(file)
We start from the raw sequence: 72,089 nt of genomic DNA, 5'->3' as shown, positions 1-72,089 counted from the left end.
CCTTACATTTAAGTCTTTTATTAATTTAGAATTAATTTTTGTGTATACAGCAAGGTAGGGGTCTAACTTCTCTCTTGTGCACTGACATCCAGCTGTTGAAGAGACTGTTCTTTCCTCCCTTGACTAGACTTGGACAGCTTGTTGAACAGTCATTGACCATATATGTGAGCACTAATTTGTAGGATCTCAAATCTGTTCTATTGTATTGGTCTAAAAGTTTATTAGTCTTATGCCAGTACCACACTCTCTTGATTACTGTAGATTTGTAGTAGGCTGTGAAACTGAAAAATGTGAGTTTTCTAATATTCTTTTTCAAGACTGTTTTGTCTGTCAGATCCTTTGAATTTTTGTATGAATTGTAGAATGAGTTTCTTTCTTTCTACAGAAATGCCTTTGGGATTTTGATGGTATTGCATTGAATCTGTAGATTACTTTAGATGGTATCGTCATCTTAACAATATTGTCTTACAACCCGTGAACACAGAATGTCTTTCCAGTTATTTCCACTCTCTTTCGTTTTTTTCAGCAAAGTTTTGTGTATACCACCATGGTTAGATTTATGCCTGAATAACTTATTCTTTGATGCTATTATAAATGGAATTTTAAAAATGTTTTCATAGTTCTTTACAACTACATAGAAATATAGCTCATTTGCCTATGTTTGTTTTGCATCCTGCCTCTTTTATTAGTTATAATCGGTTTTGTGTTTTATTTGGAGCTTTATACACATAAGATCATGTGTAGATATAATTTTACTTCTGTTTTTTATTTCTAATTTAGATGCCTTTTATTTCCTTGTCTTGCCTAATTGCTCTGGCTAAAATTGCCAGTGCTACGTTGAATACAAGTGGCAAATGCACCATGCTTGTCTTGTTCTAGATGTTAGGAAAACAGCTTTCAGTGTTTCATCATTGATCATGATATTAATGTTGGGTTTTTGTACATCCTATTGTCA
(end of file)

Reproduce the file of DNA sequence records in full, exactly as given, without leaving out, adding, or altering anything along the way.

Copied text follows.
We start from the raw sequence: 72,089 nt of genomic DNA, 5'->3' as shown, positions 1-72,089 counted from the left end.
CCTTACATTTAAGTCTTTTATTAATTTAGAATTAATTTTTGTGTATACAGCAAGGTAGGGGTCTAACTTCTCTCTTGTGCACTGACATCCAGCTGTTGAAGAGACTGTTCTTTCCTCCCTTGACTAGACTTGGACAGCTTGTTGAACAGTCATTGACCATATATGTGAGCACTAATTTGTAGGATCTCAAATCTGTTCTATTGTATTGGTCTAAAAGTTTATTAGTCTTATGCCAGTACCACACTCTCTTGATTACTGTAGATTTGTAGTAGGCTGTGAAACTGAAAAATGTGAGTTTTCTAATATTCTTTTTCAAGACTGTTTTGTCTGTCAGATCCTTTGAATTTTTGTATGAATTGTAGAATGAGTTTCTTTCTTTCTACAGAAATGCCTTTGGGATTTTGATGGTATTGCATTGAATCTGTAGATTACTTTAGATGGTATCGTCATCTTAACAATATTGTCTTACAACCCGTGAACACAGAATGTCTTTCCAGTTATTTCCACTCTCTTTCGTTTTTTTCAGCAAAGTTTTGTGTATACCACCATGGTTAGATTTATGCCTGAATAACTTATTCTTTGATGCTATTATAAATGGAATTTTAAAAATGTTTTCATAGTTCTTTACAACTACATAGAAATATAGCTCATTTGCCTATGTTTGTTTTGCATCCTGCCTCTTTTATTAGTTATAATCGGTTTTGTGTTTTATTTGGAGCTTTATACACATAAGATCATGTGTAGATATAATTTTACTTCTGTTTTTTATTTCTAATTTAGATGCCTTTTATTTCCTTGTCTTGCCTAATTGCTCTGGCTAAAATTGCCAGTGCTACGTTGAATACAAGTGGCAAATGCACCATGCTTGTCTTGTTCTAGATGTTAGGAAAACAGCTTTCAGTGTTTCATCATTGATCATGATATTAATGTTGGGTTTTTGTACATCCTATTGTCA